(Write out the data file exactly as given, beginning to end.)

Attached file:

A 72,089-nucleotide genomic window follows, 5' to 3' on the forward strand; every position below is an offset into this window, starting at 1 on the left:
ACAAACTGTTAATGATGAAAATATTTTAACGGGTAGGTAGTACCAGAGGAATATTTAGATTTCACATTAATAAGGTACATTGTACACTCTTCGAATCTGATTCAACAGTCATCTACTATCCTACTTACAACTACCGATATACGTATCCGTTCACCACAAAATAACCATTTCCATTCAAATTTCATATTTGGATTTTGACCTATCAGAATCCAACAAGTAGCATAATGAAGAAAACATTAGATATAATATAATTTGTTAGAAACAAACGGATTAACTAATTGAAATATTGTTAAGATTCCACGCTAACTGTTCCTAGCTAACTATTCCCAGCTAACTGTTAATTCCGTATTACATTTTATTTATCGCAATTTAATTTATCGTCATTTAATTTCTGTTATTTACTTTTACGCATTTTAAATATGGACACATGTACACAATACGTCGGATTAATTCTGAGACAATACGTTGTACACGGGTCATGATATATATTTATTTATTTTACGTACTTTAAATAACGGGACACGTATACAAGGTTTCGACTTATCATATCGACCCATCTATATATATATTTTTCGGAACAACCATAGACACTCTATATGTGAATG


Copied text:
A 72,089-nucleotide genomic window follows, 5' to 3' on the forward strand; every position below is an offset into this window, starting at 1 on the left:
ACAAACTGTTAATGATGAAAATATTTTAACGGGTAGGTAGTACCAGAGGAATATTTAGATTTCACATTAATAAGGTACATTGTACACTCTTCGAATCTGATTCAACAGTCATCTACTATCCTACTTACAACTACCGATATACGTATCCGTTCACCACAAAATAACCATTTCCATTCAAATTTCATATTTGGATTTTGACCTATCAGAATCCAACAAGTAGCATAATGAAGAAAACATTAGATATAATATAATTTGTTAGAAACAAACGGATTAACTAATTGAAATATTGTTAAGATTCCACGCTAACTGTTCCTAGCTAACTATTCCCAGCTAACTGTTAATTCCGTATTACATTTTATTTATCGCAATTTAATTTATCGTCATTTAATTTCTGTTATTTACTTTTACGCATTTTAAATATGGACACATGTACACAATACGTCGGATTAATTCTGAGACAATACGTTGTACACGGGTCATGATATATATTTATTTATTTTACGTACTTTAAATAACGGGACACGTATACAAGGTTTCGACTTATCATATCGACCCATCTATATATATATTTTTCGGAACAACCATAGACACTCTATATGTGAATG